Friday, January 13, 2017

The Furniture Barn vs. The Dress Barn


We've been waiting for the Furniture Barn to open since Christmas. It's all used furniture and plenty of it.  Thus the rocker. And a fine rocker it is too.

Why is it that I am more than willing to enter the Furniture Barn, which actually is a barn, but not so willing to enter the Dress Barn?

I've been in the Dress Barn once and actually bought some khaki pants, but I said to the clerk as she was ringing me up, "Dress Barn is a terrible name for women's clothing. It makes me feel like a cow."

She told me that the owner of Dress Barn began selling clothes in the barn next to her house, and she built up the business from there. That made me more sympathetic. 

Still, women being herded into the Dress Barn? It doesn't feel good. I haven't been back.



Monday, January 9, 2017

See-through money


I spy with my little eye all of you looking back at me. Magical Canadian money. Queen Elizabeth sees you too, and she's not happy. Stand up straight! Look like you mean business!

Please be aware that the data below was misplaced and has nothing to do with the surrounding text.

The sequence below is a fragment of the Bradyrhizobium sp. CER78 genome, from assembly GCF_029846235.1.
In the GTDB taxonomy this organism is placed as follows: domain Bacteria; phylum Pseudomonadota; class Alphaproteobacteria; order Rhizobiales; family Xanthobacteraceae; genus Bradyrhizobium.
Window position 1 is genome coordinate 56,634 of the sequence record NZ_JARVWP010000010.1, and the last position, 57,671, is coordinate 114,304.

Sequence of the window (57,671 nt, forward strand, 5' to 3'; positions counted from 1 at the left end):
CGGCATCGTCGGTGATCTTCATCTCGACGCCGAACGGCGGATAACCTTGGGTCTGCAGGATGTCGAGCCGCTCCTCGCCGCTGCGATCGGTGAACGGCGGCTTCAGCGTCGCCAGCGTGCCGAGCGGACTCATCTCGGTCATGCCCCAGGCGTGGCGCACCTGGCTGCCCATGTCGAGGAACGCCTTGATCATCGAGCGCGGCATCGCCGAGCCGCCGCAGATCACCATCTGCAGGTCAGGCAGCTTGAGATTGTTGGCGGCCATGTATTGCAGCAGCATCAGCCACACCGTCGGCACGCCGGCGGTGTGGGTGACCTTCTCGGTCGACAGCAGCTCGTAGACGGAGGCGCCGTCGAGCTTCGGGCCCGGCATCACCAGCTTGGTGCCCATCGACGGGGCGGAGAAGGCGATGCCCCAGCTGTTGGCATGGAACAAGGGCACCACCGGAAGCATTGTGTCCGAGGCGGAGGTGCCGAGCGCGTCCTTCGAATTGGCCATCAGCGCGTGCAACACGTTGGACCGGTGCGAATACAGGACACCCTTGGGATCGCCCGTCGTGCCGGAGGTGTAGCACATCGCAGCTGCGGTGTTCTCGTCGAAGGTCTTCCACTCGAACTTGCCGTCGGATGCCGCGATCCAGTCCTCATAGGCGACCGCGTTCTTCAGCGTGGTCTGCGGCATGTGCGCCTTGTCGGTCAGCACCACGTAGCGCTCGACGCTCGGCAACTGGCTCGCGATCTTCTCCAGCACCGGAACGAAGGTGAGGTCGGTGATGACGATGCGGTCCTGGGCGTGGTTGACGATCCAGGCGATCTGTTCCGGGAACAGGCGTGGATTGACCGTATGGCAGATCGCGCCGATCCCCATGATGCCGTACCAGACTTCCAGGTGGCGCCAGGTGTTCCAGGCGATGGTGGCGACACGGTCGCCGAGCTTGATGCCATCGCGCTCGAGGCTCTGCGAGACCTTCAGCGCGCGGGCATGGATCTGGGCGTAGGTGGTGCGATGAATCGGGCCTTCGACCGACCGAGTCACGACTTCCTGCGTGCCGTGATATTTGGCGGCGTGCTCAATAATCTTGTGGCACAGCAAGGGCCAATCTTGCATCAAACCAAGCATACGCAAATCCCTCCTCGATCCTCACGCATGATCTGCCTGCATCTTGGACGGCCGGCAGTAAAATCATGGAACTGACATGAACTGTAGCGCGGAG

This money is slippery. It feels like a sandwich bag in your pocket, or a doggy bag. Still, for now, it gets the job done.

Friday, January 6, 2017

A reader's bliss

Yesterday, Tom and I went to the library bringing along proof of address, so that we could get library cards. It's an 18th century, two-story house surrounded by gardens and a picket fence.  We were greeted by Glen and Lynn, who are not only the librarians but also the tenants of the house.

"We've come to get a library card," I said to Glen.

"You don't need one," he said. "You just come and take a book and bring it back."

"Right," I said. "For a moment I forgot I was in Nova Scotia." We grinned at each other.

Tom told them where we lived, just a block down the hill. "Oh, you live in the hollow," Glen said.

"They moved that cottage in there several years ago," Lynn said.

"We live in the hollow." I smiled at Tom. Tom and I smile a lot these days.

Glen and Lynn visited Chester twenty-one years from Ontario.  "We had a nice house on the Ontario River," Lynn said. "But when we got home and sat on our front porch, we decided we'd rather live in Chester."

"So let's do it, I said." This was Glen.  "We sold our house and moved here."

"Lynn does the gardening," Glen said. The library sits on about an acre of land.

"It's a work in progress," Lynn said.

The library: another reason to love this village.


The front door of the library at Halloween.

The front hall. I'm such a sucker for square tiles at an angle.


The book room.

The Club Room for readers.

The Ondaatje Room. I asked them if I could come and write at that table and they both chirped, "Of course!"



Wednesday, January 4, 2017

Mourning LaVell Edwards